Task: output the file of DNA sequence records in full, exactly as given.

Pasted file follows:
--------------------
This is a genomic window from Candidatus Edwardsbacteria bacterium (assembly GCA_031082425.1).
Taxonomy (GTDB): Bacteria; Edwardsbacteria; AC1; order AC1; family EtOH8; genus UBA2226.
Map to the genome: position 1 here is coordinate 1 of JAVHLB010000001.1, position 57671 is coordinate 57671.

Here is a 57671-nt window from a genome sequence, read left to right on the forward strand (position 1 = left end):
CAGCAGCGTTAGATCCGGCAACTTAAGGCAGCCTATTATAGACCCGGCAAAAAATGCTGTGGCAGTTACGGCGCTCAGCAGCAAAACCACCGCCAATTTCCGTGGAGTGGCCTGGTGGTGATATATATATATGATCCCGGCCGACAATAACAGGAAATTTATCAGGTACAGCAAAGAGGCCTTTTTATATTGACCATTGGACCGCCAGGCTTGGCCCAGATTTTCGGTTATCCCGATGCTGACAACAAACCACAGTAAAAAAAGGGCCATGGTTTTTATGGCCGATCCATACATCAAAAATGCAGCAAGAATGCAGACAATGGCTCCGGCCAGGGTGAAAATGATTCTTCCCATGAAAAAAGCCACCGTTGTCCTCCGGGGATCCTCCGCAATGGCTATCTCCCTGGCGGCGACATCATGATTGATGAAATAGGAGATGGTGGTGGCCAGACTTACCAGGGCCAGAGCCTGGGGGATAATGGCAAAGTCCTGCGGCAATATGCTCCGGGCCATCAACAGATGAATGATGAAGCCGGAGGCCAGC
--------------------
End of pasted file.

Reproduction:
This is a genomic window from Candidatus Edwardsbacteria bacterium (assembly GCA_031082425.1).
Taxonomy (GTDB): Bacteria; Edwardsbacteria; AC1; order AC1; family EtOH8; genus UBA2226.
Map to the genome: position 1 here is coordinate 1 of JAVHLB010000001.1, position 57671 is coordinate 57671.

Here is a 57671-nt window from a genome sequence, read left to right on the forward strand (position 1 = left end):
CAGCAGCGTTAGATCCGGCAACTTAAGGCAGCCTATTATAGACCCGGCAAAAAATGCTGTGGCAGTTACGGCGCTCAGCAGCAAAACCACCGCCAATTTCCGTGGAGTGGCCTGGTGGTGATATATATATATGATCCCGGCCGACAATAACAGGAAATTTATCAGGTACAGCAAAGAGGCCTTTTTATATTGACCATTGGACCGCCAGGCTTGGCCCAGATTTTCGGTTATCCCGATGCTGACAACAAACCACAGTAAAAAAAGGGCCATGGTTTTTATGGCCGATCCATACATCAAAAATGCAGCAAGAATGCAGACAATGGCTCCGGCCAGGGTGAAAATGATTCTTCCCATGAAAAAAGCCACCGTTGTCCTCCGGGGATCCTCCGCAATGGCTATCTCCCTGGCGGCGACATCATGATTGATGAAATAGGAGATGGTGGTGGCCAGACTTACCAGGGCCAGAGCCTGGGGGATAATGGCAAAGTCCTGCGGCAATATGCTCCGGGCCATCAACAGATGAATGATGAAGCCGGAGGCCAGC